This Sunday is called Quasimodo, from the first words of the Introit, or Dominica in Albis (post albas depositas) from the fact that on this day the newly baptized had laid aside their white vestments, or Pascha Clausum because it finishes the Easter Octave, or again, Low Sunday, perhaps in contrast to the great feast of the week before.
To teach those who, in baptism, have just been born to the life of God, the generosity with which they ought to bear testimony to Christ, the Church leads them to the station basilica of the martyr Saint Pancras, who when only twelve years old offered to Christ the testimony of his blood. Christians must stand firm, resting on their faith in Christ, the risen Son of God. St. John tells us that this is the faith that overcomes the world, for it enables us to resist all efforts to make us fall (Epistle).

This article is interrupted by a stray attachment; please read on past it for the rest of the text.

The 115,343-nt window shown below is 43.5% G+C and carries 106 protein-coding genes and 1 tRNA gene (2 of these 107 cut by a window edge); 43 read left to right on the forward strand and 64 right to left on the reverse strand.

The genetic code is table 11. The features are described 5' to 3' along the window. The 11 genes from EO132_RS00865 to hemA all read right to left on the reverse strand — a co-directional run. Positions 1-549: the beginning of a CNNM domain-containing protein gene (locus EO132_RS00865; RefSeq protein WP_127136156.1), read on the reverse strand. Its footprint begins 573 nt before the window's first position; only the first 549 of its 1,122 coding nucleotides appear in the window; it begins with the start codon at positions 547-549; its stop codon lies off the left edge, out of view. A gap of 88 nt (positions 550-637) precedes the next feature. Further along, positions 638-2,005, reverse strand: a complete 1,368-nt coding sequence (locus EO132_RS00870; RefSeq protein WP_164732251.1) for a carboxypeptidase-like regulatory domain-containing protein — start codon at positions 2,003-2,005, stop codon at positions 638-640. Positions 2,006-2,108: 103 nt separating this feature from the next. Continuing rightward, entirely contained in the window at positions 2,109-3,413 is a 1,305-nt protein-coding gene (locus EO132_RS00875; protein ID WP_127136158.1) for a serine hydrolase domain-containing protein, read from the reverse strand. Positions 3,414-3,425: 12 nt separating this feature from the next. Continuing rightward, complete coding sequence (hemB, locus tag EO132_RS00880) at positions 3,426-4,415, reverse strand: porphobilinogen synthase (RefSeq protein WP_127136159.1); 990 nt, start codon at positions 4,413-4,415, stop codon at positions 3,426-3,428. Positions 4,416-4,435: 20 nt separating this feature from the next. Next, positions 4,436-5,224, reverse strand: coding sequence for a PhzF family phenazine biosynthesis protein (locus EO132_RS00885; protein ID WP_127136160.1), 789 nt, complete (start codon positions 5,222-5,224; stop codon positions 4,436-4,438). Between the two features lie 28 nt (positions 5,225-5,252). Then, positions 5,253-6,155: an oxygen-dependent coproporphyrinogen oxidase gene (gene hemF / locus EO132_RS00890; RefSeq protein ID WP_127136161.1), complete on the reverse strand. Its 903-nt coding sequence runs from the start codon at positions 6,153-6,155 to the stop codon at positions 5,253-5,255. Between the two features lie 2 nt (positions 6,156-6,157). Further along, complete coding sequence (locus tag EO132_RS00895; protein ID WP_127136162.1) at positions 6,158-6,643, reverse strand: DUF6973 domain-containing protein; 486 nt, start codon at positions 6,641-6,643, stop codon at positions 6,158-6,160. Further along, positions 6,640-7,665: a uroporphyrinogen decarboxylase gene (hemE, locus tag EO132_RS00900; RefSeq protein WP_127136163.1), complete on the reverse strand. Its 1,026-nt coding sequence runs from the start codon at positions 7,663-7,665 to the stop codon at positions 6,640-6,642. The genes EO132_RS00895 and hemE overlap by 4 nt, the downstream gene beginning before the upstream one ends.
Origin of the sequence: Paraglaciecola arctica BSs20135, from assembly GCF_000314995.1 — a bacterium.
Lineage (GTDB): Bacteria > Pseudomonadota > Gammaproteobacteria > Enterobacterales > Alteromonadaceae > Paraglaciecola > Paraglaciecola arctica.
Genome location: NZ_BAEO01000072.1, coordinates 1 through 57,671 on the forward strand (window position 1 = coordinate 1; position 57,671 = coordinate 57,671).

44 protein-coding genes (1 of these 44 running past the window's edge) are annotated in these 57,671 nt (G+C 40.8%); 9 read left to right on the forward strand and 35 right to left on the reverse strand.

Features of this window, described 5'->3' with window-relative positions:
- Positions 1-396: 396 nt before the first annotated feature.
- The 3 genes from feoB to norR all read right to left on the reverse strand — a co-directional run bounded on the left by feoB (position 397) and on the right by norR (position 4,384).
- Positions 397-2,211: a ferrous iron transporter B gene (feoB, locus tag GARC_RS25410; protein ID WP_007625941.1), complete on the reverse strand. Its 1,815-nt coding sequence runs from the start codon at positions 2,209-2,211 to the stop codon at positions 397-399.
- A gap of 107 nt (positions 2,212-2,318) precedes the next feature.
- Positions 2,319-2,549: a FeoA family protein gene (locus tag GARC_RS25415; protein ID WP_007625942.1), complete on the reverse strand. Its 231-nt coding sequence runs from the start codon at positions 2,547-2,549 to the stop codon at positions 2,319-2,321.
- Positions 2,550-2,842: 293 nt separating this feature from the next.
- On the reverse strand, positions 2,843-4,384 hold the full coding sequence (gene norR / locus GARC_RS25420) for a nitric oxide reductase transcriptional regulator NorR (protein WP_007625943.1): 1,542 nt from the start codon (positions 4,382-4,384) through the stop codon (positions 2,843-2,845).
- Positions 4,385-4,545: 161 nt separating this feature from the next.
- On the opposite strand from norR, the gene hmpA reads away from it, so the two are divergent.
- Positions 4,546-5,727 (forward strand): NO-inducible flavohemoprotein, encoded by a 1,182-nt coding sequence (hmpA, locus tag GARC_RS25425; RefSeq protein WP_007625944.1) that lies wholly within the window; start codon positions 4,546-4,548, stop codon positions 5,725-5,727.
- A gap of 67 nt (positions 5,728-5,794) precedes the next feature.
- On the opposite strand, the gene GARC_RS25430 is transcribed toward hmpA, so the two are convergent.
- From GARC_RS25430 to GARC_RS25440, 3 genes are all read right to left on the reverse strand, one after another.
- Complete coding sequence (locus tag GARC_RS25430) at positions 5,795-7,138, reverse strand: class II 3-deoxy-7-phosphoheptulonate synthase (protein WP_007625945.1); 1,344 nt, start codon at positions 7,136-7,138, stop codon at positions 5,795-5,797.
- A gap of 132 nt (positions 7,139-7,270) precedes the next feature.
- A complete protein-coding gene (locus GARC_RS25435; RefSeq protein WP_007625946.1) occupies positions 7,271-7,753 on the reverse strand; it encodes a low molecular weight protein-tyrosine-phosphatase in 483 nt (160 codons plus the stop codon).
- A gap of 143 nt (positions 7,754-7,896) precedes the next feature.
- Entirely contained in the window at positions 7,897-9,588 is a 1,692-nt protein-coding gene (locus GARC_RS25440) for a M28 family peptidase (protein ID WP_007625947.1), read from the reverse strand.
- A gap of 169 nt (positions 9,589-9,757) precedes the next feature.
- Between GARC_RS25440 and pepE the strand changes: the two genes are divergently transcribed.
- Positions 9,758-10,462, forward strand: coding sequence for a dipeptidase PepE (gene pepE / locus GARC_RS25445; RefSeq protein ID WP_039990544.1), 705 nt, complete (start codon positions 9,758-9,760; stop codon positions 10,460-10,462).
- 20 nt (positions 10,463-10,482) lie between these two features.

Thus it is important that it should have a firm foundation, which the Church gives us in today's Mass. St. John says in the Epistle that this faith is founded upon the witness of the Father, who at our Lord's baptism (with water) proclaimed Him His Son; of the Son who on the cross (by His blood) showed Himself as the Son of God; and of the Holy Ghost, descending on the Apostles on the day of Pentecost, according to our Lord's promise, confirmed what Christ had said about His resurrection and His divinity, dogmas which the Church, guided by the Holy Ghost, never ceases to proclaim.
Our faith rests also on the testimony of angels who announced our Lord's rising from the dead (Offertory), but it is based chiefly on His appearances to His apostles. Further, the Gospel shows us how Christ, appearing twice in the Cenacle, overcame the unbelief of St. Thomas, praising those who, not having seen, should yet believe.